My wife is the biography reader in our family. To be honest, I'm not fond of biographies at all.

But this, this Monsieur Proust's Library, while it shares some DNA with biographical sketches, it is not the same thing. This is a sort of convergence of, yes, biography, bibliography, critical essay, and Proust's fiction itself. It is a strange intersection, yet seems like the only one that matters. It's not so cut and dried as "art imitates life" or the claim that one must entirely separate the artist from their art. No, it's much more complicated than that. And it is in this moil of complexity, of half-shadowed influences and inferences, that Muhlstein provides a book whose sum is greater than its parts. It's not perfect, but it might be the perfect introduction to Proust. I'll be sure to let you know, once I know for sure.

View all my reviews

Monday, January 23, 2017

Atlas Obscura: An Explorer's Guide to the World's Hidden Wonders

Atlas Obscura: An Explorer's Guide to the World's Hidden WondersAtlas Obscura: An Explorer's Guide to the World's Hidden Wonders by Joshua Foer
My rating: 4 of 5 stars

I was once a world-traveler. This had nothing to do with my courage and everything to do with my father being in the US Air Force. I had the privilege of being born in Germany and living in The Philippines, Italy, England, and even Nebraska. And all over the United States.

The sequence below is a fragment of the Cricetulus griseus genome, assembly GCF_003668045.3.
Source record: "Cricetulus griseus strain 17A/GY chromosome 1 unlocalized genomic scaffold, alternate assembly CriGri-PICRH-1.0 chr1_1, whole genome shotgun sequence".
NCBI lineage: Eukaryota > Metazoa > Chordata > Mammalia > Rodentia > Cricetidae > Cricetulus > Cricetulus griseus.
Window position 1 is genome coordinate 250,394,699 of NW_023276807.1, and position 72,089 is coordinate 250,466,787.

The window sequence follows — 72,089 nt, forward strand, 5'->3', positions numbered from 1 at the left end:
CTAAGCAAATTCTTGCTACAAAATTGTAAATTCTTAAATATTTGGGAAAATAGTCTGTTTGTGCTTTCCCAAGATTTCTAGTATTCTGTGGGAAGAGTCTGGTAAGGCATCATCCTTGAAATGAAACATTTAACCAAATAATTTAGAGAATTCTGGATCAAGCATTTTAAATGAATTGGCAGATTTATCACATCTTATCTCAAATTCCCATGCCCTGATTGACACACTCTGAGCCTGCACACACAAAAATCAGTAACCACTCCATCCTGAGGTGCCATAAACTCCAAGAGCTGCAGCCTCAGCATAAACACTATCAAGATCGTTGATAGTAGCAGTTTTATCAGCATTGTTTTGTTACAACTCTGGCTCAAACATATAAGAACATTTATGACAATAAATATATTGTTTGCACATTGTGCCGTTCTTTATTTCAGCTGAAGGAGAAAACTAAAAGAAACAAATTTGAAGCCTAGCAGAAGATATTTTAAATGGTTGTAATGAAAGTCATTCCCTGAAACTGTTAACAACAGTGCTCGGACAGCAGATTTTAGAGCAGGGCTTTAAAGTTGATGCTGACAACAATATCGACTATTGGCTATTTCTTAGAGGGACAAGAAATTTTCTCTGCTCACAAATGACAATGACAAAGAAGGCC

The funny thing is, though my parents were sure to take me to several tourist destinations while we were abroad, I usually didn't seek out such places myself. This was especially true in Italy, where my friends and I would go explore the extensive tunnel systems under the city of Brindisi, and visit beach-side World War II bunkers where we would look for (and find) old shell casing from a time when our grandfathers might have been storming the beach. This was also true when I lived in England, where our favorite thing to do was to break into an old, supposedly haunted 12th-century priory, complete with trap doors in the floors and passageways hidden within the walls. They are real. I found them and walked through them myself. But I never did get to the Roman Colosseum, nor did I ever visit the Tower of London. Maybe I had an aversion to doing the touristy things because I LIVED there. Yes, the stay was temporary, no more than three years, but these places were "home" for me. So I didn't feel like a tourist. I'd much rather go watch the bums roll each other on Carnaby Street (affectionately known as "Cannabis Street" to us teenagers and, which has become way more commercialized now than when I was a kid hanging out there in the mid-'80s) than step foot in Madame Tussauds (I even had to cheat to see how to spell that). I've had hookers proposition me on Leicester Square, watched hungry bands busk on the tubes, and, yes, watched bums roll each other in alleyways. This was my idea of "touristing".